In metallurgy, a non-ferrous metal is a metal, including alloys, that does not contain iron (ferrite) in appreciable amounts. Generally more expensive than ferrous metals, non-ferrous metals are used because of desirable properties such as low weight (e.g. aluminium), higher conductivity (e.g. copper), non-magnetic property orresistance to corrosion (e.g. zinc). Some non-ferrous materials are also used in the iron and steel industries. For example, bauxite is used as flux for blast furnaces, while others such as wolframite, pyrolusite and chromite are used in making ferrous alloys.
Important non-ferrous metals include aluminium, copper, lead, nickel, tin, titanium and zinc, and alloys such as brass. Precious metals such as gold, silver and platinumand exotic or rare metals such as cobalt, mercury, tungsten, beryllium, bismuth, cerium, cadmium, niobium, indium, gallium, germanium, lithium, selenium, tantalum,tellurium, vanadium, and zirconium are also non-ferrous.They are usually obtained through minerals such as sulfides, carbonates, and silicates.Non-ferrous metals are usually refined through electrolysis.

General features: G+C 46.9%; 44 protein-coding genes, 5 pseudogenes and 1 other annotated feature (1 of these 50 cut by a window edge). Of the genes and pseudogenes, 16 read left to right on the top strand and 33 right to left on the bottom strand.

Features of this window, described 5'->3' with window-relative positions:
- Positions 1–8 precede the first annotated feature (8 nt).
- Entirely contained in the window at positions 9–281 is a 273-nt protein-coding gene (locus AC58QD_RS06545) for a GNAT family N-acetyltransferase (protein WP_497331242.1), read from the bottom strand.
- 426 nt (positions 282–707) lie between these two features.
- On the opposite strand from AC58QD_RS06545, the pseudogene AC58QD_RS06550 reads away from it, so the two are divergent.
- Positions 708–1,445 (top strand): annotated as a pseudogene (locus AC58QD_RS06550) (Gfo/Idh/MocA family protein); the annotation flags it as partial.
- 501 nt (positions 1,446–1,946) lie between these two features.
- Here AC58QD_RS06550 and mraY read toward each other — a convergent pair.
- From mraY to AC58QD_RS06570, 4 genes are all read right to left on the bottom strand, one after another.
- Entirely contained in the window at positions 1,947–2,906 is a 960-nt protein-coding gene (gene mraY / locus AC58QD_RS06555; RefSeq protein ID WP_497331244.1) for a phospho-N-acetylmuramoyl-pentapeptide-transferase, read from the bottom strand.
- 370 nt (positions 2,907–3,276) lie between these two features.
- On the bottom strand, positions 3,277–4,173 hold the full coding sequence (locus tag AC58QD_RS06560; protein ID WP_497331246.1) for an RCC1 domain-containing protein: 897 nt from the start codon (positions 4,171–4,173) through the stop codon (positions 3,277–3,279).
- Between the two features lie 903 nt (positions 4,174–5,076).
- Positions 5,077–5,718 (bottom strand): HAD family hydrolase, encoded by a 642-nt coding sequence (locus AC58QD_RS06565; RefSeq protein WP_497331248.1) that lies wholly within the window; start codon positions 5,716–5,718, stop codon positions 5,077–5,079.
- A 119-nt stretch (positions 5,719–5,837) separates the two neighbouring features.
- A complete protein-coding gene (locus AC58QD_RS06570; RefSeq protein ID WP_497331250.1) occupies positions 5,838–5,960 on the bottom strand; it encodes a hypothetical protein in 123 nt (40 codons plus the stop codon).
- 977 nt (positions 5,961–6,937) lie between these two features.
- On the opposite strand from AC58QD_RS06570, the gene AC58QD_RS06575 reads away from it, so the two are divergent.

Due to their extensive use, non-ferrous scrap metals are usually recycled. The secondary materials in scrap are vital to the metallurgy industry, as the production of new metals often needs them.Some recycling facilities re-smelt and recast non-ferrous materials; the dross is collected and stored onsite while the metal fumes are filtered and collected. Non-ferrous scrap metals are sourced from industrial scrap materials, particle emissions and obsolete technology (for example, copper cables) scrap.